GCSE Tutors

Our GCSE tutors are all experienced teachers and subject specialists who have experience of delivering GCSE courses within schools. They can provide one to one support across a range of subjects, specifications and many have experience working as examiners. Here you will find useful information about GCSE qualifications, links to informative articles and of course, our tutors. Please use the search bar below to refine your search by subject and specification. Owl Tutors can provide tutors for both home and online tuition.

The GCSE Qualification Explained

The General Certificate of Secondary Education (GCSE) is the most commonly-sat exam in the UK. All students sit GCSE papers in a variety of subjects at the age of 16, with exams traditionally held in the summer of Year 11. Results are normally published on the last Thursday of the following August, making for an anxious wait over the summer! With University applications getting ever more competitive, GCSE results are now often used to help decide between candidates.

Why are GCSEs awarded numbers and not letter grades?

Good question. In 2017 GCSEs moved away from the traditional A*-U grade structure to a 9-1 number based system. The rationale for this was to move away from the commonly held view that "anything less than a C is a fail". The number system was designed to give all students an average points score across their GCSEs as well as awarding the very highest of achievers. A grade 9, is in a sense an A**. Although specifically against the main reason for introducing numbers, many employers and colleges treat grades above a 4 or 5 as a pass.

How does assessment work at GCSE?

All students sit papers in the “core” subjects of Mathematics and English, and then go on to take exams in somewhere between 8 and 10 subjects. Besides the aforementioned core subjects and Science, no other courses are compulsory. Some subjects count for two or more GCSEs.

Most students sit the majority of their assessments in the summer of Year 11. Some subjects retain coursework units which contribute to the overall grade and are submitted some time before the exam. Students receive all of their GCSE grades in the summer after the assessments.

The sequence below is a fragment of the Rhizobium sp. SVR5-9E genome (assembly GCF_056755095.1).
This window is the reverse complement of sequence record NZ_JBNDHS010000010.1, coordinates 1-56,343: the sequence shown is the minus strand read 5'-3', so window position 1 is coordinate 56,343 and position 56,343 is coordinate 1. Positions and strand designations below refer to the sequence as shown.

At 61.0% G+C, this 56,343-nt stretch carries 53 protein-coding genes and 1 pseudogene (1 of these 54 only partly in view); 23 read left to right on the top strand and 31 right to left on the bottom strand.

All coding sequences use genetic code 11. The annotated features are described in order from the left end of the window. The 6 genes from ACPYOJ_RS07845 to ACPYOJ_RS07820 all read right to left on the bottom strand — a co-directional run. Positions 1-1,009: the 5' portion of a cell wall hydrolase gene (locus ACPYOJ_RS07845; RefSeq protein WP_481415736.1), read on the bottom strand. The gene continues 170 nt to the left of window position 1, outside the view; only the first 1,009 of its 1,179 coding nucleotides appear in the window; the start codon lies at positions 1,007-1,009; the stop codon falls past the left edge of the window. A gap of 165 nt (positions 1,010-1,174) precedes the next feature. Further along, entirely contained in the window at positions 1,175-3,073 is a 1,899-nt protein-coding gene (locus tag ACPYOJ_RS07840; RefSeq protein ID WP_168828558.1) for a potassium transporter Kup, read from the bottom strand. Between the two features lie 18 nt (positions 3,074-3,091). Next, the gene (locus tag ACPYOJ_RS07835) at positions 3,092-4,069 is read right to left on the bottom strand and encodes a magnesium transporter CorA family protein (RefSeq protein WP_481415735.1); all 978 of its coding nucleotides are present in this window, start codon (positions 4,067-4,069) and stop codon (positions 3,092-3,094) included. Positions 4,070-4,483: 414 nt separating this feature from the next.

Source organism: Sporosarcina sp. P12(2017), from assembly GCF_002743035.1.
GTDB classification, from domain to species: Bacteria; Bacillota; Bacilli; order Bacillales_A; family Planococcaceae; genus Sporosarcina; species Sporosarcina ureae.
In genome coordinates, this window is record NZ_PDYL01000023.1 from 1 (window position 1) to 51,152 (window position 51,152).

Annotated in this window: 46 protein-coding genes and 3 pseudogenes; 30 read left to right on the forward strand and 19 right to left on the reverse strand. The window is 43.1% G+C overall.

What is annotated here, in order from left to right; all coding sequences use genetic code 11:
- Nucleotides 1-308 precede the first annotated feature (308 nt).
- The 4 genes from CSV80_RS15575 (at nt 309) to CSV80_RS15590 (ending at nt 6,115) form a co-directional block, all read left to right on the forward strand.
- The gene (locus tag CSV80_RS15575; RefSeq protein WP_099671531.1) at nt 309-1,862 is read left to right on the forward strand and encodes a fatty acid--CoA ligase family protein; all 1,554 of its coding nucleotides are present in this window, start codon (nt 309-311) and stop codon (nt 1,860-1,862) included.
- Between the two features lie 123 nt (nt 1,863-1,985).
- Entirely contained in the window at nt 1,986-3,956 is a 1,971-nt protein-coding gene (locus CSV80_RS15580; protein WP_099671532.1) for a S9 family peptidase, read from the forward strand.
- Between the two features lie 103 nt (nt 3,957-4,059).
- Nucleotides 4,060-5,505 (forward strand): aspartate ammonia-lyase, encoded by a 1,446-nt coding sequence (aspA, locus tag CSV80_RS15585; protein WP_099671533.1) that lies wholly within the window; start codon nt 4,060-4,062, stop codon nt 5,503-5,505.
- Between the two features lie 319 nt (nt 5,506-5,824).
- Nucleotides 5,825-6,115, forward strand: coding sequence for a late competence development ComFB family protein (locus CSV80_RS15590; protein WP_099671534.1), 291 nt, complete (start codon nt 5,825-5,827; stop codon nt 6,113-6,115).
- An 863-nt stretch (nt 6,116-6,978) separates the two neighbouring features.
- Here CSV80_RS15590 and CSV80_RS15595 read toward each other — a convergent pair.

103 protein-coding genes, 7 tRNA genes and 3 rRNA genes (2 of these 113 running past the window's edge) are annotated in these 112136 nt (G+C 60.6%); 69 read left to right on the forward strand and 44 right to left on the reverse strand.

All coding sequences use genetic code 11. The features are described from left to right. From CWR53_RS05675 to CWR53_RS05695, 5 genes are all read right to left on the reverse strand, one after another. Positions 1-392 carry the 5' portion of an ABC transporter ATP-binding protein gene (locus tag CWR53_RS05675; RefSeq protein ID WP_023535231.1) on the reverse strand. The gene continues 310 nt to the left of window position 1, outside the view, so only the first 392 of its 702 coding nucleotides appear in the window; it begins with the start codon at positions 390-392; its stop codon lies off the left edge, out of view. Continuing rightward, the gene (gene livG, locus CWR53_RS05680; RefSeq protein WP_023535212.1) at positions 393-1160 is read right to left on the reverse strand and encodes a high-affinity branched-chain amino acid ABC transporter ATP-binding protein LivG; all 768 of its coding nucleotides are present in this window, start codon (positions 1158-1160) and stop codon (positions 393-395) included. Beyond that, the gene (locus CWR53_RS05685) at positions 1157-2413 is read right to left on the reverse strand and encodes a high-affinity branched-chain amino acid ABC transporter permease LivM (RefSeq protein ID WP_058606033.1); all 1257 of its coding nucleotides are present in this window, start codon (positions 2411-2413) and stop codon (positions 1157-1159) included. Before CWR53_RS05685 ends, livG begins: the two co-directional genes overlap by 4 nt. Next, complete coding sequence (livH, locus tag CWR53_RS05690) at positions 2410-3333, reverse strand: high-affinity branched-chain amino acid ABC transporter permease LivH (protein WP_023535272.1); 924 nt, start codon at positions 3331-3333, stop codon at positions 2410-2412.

How can I help my child with their GCSEs?

With such a broad range of subjects, it is entirely possible that students may need extra help to get them through. Here at Owl Tutors we only employ qualified teachers. All of our tutors have classroom experience in the subjects they tutor, and have been personally interviewed and vetted by us. The great majority of our tutors have taught GCSEs in schools for a number of years, and will be intimately familiar with things like different exam board requirements, questioning styles and how to do well in coursework. We know how important your child’s education is, and we think it should only be put in the hands of someone who really knows what they’re doing.

Aside from one to one support, it's really important that GCSE students develops good organisational skills, particularly around the management of their own workload. Some students study up to 10 different GCSEs of quite a varied nature over two years. By the time the exams come along, it can be quite demanding to revisit older content. Developing a revision timetable early on can make a huge difference and reduce stress.

It's also a good idea to use lots of the free examination resources out there. It's important your child is aware of what exam board they are studying (they can ask their teacher if they don't know). Each exam board publishes past papers, mark schemes and examiners reports. All of these provide a vital insight into what your child's examiner will be looking for when they mark their work. The examiners reports also provide really handy hints about common pitfalls to avoid and how to make their work stand out. You can find out more about this via the links below

Exam Boards

The five exam boards at GCSE in the UK are AQA, CCEA, Edexcel, OCR and Eduqas (WJEC in Wales). Originally there were many more exam boards, all affiliated with UK Universities. They merged together into these five over the last fifty years. Schools will normally use some or all of these across different subjects, selecting the boards offering the syllabuses that best suit their needs. Please see below for links to each exam board:






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